The other new mention here is Intel’s potential attempt at 7 nanometres. Now, this process, due to differences in fundamental designs and marketing buzzwords, is comparable in terms of evolution to AMD’s next step, to 5 nanometres. 7 nm was in development for a while at Intel, but Intel previously had been rather secretive about its progress and development, although it was scheduled for volume production by 2021 until recently, which was already after a previous announcement of another delay. And then on the 23rd of July, Intel presented their second quarter earnings report of 2020, where yet another 6-month delay was announced. Now the first 7 nm consumer CPU’s could only arrive by the end of 2022 or early 2023. Yet again, Intel had a roadblock ahead of it, in their long process towards a more efficient process. Intel’s stock after that announcement plummeted, as is understandable, by around 16%. How significant was that delay for Intel, and why?

The 7 nm process could have served as the next step after 14 nm, so that Intel could step off of the troubled 10 nm node quickly, and stay with 7nm for long, while resuming the Process-Architecture-Optimisation cadence once again, had it not been delayed completely.

We are seeing an approximate six-month shift in our seven-nanometer-based CPU product timing relative to prior expectations. The primary driver is the yield of our seven-nanometer process, which, based on recent data, is now trending approximately 12 months behind our internal target. We have identified a defect mode in our seven-nanometer process that resulted in yield degradation. We’ve root caused the issue, and believe there are no fundamental roadblocks.

-Bob Swan, Intel CEO, “Intel (INTC) Q2 2020 Earnings Call Transcript” (From: The Motley Fool)

Intel at present

The whole market-share graph between AMD and Intel. 2017 was the launch of Zen, and since then AMD has clawed back hard after Intel as they keep slipping, nearly towards parity.

In the wake of the announcement of the 7 nm delay, Intel also announced that they will be restructuring their Technology, Systems Architecture and Client Group (TSCG), a major arm led by Intel’s erstwhile Chief Engineering Officer into 5 divisions, all being led by other Intel staff while directly reporting to CEO Bob Swan. The Chief Engineering Officer position would then be vacated as Murthy Renduchintala, the executive at that position, had been let go. This comes with the stock hit Intel received after the announcement, as well as a potential class-action lawsuit that their investors have gone forward with, claiming that the defendant willingly concealed information about the issues with the 7 nm node under development from investors. In addition to the lawsuit, the restructuring and the stock price fall, Intel still has to resolve their development of the “defect mode” that their 7 nm node had that led to this issue in the first place.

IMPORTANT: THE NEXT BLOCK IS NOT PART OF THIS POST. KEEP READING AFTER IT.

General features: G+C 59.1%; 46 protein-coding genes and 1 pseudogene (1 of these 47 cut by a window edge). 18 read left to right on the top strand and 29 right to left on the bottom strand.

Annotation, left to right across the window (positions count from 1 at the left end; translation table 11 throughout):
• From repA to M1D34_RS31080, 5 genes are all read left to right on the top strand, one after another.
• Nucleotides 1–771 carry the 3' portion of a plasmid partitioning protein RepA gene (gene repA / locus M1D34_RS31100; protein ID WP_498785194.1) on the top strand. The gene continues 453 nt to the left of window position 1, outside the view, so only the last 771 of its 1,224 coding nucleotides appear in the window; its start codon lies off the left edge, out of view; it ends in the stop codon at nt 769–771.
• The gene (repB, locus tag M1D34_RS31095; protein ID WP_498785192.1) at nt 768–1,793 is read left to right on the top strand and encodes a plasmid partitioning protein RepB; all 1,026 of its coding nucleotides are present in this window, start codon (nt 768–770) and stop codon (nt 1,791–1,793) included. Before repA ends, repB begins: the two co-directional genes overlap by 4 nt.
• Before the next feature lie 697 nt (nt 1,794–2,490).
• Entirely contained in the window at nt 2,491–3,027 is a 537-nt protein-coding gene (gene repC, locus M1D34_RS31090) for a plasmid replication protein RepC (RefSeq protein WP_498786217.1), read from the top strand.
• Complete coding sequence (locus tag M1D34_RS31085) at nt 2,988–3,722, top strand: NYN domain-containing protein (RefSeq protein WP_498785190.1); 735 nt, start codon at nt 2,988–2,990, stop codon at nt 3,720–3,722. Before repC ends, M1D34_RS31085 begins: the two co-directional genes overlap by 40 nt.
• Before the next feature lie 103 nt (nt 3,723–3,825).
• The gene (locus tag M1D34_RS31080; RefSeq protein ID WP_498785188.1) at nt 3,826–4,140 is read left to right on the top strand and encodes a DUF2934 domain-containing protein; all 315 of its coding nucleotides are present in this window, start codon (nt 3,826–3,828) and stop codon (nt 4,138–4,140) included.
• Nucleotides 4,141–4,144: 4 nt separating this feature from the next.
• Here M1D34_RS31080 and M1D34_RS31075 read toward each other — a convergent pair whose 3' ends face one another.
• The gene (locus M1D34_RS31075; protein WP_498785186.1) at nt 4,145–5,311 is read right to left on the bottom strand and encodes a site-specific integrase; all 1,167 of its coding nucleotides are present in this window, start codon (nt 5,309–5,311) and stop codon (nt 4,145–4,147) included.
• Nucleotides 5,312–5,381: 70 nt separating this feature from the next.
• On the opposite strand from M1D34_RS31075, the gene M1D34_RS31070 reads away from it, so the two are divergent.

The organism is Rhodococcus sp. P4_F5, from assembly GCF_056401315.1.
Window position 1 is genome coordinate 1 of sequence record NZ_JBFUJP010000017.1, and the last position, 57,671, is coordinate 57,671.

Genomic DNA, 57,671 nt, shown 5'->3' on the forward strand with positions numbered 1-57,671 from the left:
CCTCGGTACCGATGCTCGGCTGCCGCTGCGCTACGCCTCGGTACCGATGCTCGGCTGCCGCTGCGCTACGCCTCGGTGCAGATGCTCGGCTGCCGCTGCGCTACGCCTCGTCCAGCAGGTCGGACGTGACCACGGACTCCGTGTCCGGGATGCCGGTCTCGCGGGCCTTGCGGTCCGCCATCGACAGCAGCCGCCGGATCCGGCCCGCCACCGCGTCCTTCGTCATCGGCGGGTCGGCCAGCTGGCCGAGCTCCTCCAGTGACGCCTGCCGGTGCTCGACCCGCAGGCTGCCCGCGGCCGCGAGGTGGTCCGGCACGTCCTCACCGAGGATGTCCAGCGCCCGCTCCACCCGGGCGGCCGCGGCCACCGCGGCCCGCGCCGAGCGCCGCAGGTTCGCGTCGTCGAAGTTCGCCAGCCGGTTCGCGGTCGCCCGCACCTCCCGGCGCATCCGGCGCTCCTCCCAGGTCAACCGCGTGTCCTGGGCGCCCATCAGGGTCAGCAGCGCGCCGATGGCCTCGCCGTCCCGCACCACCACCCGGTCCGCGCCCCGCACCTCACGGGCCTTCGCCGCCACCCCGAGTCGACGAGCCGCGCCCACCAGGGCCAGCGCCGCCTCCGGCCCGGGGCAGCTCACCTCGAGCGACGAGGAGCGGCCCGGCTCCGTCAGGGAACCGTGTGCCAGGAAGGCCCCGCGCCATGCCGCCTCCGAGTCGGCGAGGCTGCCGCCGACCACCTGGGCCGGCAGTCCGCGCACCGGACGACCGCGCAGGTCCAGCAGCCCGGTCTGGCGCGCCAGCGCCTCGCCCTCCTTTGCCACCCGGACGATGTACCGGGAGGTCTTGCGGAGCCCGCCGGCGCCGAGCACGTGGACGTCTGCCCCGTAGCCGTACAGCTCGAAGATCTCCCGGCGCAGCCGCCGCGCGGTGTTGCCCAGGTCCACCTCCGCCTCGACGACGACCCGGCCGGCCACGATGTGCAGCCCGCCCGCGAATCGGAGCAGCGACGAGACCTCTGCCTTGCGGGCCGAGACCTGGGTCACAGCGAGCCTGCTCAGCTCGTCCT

Additionally, Intel also announced that they will seek the help of third-party CPU manufacturers to facilitate the development and production of their 7 nm silicon, such as TSMC, who also manufacture AMD and Apple processors. TSMC’s and Intel’s partnership has been dubbed as a “rescue” for Intel, by TSMC themselves, instead of a “normal” collaboration.

Intel does seem to be finally moving on in consumer CPU’s though, for the end of 2020. The “11th Generation” desktop CPU’s, due to be announced in September called Tiger Lake is rumoured to be on a 10 nm process, like their Tiger Lake laptop CPU’s which released in late 2019. We shall only know by September, however.


Intel still is in no deep trouble. Their incredibly diverse portfolio is a fantastic risk-mitigating strategy for their CPU R&D, making them enough profits to sustain perhaps even more such delays and lawsuits. They did try their best to be competitive with all the problems hounding them, by maximising the potential out of both 14 nm and their marketing strategy departments, but it is clear that Intel’s CPUs have been under great scrutiny and reasonable criticism, and it is about time Intel comes up with enough of a justification for why they are the best CPU makers in the world, as that title seems to be under challenge by AMD at present.



Yatharth Sood

Business enquiries: yatharthsood00 (at) gmail (dot) com.